Aluminium (Al) toxicity is the major factor-limiting crop productivity in acid soils. In the present study, physiological and transcriptional responses of broad bean leaves to Al stress were investigated. Malondialdehyde (MDA) content, H2O2 content and protein carbonyls (PC) level in leaves were increased after 100 μ
m AlCl3 stress treatment, whereas the total protein content was decreased, compared with the plants without Al treatment. Stomatal closure in leaves of broad bean was increased after Al stress, suggesting that the photosynthesis rate might be affected by Al stress. The relative citrate secretion in leaves was decreased after Al treatment for 24 h according to the 13C-NMR analysis, indicating that citrate in leaves might be transported to the root to chelate Al3+. To investigate the molecular mechanisms of Al toxicity in leaves of broad bean, a suppression subtractive hybridization (SSH) library was constructed to identify up-regulated genes: cDNA from leaves subjected to 12, 24, 48 and 72 h of 50 and 100 μ
m AlCl3 stress were used as testers and cDNA from leaves subjected to 0 μ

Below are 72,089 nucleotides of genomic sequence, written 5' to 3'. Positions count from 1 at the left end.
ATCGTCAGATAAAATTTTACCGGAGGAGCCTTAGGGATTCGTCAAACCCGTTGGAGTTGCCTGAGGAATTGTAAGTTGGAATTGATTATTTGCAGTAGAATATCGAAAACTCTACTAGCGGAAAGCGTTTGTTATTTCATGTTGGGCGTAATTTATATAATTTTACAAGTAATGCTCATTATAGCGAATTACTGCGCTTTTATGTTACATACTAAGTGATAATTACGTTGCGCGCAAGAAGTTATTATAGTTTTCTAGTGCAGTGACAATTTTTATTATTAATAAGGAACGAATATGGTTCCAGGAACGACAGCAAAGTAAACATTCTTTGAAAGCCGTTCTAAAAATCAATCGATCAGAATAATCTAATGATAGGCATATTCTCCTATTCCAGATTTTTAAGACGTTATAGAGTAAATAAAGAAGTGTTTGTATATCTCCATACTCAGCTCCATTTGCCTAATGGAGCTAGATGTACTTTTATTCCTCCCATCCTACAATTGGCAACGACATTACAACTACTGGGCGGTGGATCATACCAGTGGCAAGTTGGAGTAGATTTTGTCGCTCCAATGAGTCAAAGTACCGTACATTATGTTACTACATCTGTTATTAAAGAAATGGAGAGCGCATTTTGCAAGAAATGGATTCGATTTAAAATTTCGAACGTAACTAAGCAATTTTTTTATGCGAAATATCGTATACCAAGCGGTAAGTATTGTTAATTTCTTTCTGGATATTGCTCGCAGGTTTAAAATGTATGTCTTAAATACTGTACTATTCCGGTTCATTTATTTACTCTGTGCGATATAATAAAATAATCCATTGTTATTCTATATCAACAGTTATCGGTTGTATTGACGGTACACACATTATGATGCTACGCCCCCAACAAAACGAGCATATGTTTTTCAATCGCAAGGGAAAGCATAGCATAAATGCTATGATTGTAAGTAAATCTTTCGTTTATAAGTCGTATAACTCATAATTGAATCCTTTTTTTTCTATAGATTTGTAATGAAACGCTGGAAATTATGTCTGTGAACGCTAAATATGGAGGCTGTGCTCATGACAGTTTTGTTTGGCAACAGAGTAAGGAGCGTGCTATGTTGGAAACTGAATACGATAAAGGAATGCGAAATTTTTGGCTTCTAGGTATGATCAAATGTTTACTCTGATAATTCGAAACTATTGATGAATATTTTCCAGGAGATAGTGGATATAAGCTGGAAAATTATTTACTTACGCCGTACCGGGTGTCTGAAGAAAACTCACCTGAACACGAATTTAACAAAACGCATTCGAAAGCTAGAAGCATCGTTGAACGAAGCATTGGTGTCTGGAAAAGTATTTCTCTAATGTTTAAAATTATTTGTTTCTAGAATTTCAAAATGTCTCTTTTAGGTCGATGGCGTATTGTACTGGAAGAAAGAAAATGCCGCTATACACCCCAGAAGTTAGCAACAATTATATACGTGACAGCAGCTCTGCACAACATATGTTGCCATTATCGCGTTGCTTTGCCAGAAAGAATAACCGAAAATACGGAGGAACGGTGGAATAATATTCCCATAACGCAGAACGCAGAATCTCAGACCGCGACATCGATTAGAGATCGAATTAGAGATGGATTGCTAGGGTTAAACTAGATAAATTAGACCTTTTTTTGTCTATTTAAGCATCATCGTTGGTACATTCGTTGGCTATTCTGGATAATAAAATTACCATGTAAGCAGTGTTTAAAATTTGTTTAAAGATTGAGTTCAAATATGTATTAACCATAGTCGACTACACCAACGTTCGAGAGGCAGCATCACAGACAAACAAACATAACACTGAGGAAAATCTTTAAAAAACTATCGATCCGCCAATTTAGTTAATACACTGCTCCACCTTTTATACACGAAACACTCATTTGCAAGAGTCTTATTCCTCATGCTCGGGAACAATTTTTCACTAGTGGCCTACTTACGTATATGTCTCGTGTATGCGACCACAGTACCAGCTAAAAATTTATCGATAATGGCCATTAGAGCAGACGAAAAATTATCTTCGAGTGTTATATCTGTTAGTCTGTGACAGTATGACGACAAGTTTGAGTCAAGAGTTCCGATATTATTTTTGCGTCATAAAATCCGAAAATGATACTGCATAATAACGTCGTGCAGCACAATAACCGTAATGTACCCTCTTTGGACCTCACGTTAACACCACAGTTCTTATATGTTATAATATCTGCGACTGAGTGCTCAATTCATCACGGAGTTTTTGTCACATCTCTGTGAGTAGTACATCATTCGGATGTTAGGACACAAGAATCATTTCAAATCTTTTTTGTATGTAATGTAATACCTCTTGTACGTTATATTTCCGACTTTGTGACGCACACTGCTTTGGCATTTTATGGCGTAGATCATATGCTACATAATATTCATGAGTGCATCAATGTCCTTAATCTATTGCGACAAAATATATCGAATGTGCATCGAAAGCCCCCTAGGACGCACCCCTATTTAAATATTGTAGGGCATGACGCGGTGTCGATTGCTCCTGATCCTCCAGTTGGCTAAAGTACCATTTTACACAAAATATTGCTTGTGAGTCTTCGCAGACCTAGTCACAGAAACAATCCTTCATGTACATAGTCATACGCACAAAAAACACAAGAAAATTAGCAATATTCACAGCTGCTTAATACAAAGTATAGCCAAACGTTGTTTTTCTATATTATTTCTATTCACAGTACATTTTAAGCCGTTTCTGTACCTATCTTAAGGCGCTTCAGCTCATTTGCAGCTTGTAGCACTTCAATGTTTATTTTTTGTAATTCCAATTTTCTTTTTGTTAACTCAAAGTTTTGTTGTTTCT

m AlCl3 treatment for the same lengths of time as above were used as a driver. The SSH analysis identified 156 non-redundant putative Al stress-responsive expressed sequence tags (ESTs) out of 960 clones. The ESTs were categorized into ten functional groups, which were involved in metabolism (0·21), protein synthesis and protein fate (0·10), photosynthesis and chloroplast structure (0·09), transporter (0·08), cell wall related (0·06), signal transduction (0·05), defence, stress and cell death (0·05), energy (0·03), transcription factor (0·03) and unknown proteins (0·30). The effect of Al treatment on expression of 15 selected genes was investigated by reverse transcription polymerase chain reaction (RT–PCR), confirming induction by Al stress. The results indicated that genes involved in organic acid metabolism, transport, photosynthesis and chloroplast structure, defence, stress and cell death might play important roles under Al stress.